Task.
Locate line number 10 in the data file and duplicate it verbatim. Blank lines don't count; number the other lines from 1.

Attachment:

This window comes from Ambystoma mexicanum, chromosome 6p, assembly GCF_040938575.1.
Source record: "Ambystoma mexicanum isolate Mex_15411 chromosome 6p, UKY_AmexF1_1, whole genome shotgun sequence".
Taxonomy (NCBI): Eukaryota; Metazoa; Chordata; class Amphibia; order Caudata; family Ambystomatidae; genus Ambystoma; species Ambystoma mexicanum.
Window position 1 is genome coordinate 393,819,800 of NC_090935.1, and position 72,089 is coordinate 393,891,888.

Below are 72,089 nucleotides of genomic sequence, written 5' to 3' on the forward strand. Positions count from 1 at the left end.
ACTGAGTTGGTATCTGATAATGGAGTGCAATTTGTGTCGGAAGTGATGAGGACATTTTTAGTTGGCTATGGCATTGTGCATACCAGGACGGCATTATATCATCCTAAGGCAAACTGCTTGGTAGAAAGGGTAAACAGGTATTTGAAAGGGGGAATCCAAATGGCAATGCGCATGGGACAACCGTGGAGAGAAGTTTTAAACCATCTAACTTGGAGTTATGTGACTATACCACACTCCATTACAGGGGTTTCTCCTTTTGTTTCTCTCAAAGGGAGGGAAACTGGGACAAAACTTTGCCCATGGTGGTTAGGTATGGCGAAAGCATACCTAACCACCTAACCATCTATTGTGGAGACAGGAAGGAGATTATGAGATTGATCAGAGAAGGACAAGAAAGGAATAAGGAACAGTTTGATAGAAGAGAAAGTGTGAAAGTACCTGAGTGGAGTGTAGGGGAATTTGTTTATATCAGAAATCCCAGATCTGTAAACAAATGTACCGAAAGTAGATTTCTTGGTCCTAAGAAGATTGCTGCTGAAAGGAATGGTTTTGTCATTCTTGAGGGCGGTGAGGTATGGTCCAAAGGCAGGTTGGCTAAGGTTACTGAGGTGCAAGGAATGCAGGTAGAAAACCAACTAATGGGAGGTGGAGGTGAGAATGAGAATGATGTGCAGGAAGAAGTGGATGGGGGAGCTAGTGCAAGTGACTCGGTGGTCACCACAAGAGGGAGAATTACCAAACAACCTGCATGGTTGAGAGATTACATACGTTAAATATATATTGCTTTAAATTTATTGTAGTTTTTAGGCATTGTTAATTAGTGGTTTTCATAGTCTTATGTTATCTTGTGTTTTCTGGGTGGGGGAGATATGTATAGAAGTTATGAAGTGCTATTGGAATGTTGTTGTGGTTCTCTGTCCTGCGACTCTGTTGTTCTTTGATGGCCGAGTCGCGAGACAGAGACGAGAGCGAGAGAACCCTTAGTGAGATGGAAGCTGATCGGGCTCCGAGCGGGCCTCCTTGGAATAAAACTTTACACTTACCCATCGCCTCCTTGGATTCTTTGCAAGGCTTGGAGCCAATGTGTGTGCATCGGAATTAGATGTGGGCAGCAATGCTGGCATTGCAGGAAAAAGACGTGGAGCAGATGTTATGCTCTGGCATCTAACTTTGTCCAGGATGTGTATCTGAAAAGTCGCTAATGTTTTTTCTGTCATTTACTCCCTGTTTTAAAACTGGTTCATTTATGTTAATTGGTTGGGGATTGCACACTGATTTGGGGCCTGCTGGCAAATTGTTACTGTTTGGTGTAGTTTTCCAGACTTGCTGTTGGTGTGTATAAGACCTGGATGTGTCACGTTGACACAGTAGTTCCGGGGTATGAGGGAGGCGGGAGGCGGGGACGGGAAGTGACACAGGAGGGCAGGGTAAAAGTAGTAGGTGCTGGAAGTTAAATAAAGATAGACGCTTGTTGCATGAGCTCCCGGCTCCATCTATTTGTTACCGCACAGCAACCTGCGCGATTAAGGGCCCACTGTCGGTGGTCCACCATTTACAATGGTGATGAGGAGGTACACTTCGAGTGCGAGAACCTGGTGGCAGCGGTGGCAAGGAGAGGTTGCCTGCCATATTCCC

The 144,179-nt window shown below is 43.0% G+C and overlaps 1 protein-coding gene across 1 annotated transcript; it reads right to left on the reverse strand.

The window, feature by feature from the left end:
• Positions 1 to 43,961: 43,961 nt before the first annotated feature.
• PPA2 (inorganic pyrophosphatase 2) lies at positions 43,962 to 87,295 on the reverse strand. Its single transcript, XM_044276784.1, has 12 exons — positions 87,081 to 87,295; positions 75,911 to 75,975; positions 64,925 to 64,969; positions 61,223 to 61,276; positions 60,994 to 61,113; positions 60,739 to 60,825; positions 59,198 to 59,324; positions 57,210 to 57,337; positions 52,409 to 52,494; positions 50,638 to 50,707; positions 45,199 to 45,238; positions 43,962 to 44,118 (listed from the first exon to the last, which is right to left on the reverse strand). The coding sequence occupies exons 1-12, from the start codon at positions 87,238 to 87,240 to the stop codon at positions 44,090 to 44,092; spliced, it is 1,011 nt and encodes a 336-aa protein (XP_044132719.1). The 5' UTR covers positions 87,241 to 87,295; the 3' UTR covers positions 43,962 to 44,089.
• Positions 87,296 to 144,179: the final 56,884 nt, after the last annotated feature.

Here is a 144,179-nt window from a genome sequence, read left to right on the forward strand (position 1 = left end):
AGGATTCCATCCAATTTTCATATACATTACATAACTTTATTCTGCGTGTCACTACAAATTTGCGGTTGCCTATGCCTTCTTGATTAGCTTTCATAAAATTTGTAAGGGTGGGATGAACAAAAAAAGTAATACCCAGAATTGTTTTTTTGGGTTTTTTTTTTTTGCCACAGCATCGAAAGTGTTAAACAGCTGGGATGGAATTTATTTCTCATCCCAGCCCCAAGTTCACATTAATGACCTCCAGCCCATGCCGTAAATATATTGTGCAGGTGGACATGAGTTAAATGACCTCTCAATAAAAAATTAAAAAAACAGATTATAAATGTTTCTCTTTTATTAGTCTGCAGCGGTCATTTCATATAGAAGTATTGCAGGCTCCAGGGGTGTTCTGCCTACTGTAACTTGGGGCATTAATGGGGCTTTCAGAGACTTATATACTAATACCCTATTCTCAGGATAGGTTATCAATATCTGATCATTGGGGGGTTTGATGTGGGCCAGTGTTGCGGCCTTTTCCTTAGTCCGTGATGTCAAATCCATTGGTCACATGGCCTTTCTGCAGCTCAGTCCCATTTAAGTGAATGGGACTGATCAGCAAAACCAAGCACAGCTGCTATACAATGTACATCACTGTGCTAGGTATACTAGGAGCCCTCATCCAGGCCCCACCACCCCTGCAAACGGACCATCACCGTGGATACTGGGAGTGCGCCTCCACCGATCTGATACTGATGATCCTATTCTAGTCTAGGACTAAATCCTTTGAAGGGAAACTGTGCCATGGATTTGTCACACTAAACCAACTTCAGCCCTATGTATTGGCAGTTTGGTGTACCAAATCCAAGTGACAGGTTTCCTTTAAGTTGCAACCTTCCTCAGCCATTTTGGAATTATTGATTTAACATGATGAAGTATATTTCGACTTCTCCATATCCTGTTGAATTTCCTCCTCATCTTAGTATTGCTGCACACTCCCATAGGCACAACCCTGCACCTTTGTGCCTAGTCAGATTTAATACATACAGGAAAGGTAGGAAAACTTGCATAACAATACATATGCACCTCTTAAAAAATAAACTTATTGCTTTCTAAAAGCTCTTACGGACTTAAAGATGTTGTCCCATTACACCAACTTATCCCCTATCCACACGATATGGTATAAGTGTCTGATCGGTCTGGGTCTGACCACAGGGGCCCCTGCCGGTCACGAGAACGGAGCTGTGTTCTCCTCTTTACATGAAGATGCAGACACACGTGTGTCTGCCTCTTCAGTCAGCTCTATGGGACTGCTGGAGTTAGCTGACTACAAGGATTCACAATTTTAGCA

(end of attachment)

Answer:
• PPA2 (inorganic pyrophosphatase 2) lies at positions 43,962 to 87,295 on the reverse strand. Its single transcript, XM_044276784.1, has 12 exons — positions 87,081 to 87,295; positions 75,911 to 75,975; positions 64,925 to 64,969; positions 61,223 to 61,276; positions 60,994 to 61,113; positions 60,739 to 60,825; positions 59,198 to 59,324; positions 57,210 to 57,337; positions 52,409 to 52,494; positions 50,638 to 50,707; positions 45,199 to 45,238; positions 43,962 to 44,118 (listed from the first exon to the last, which is right to left on the reverse strand). The coding sequence occupies exons 1-12, from the start codon at positions 87,238 to 87,240 to the stop codon at positions 44,090 to 44,092; spliced, it is 1,011 nt and encodes a 336-aa protein (XP_044132719.1). The 5' UTR covers positions 87,241 to 87,295; the 3' UTR covers positions 43,962 to 44,089.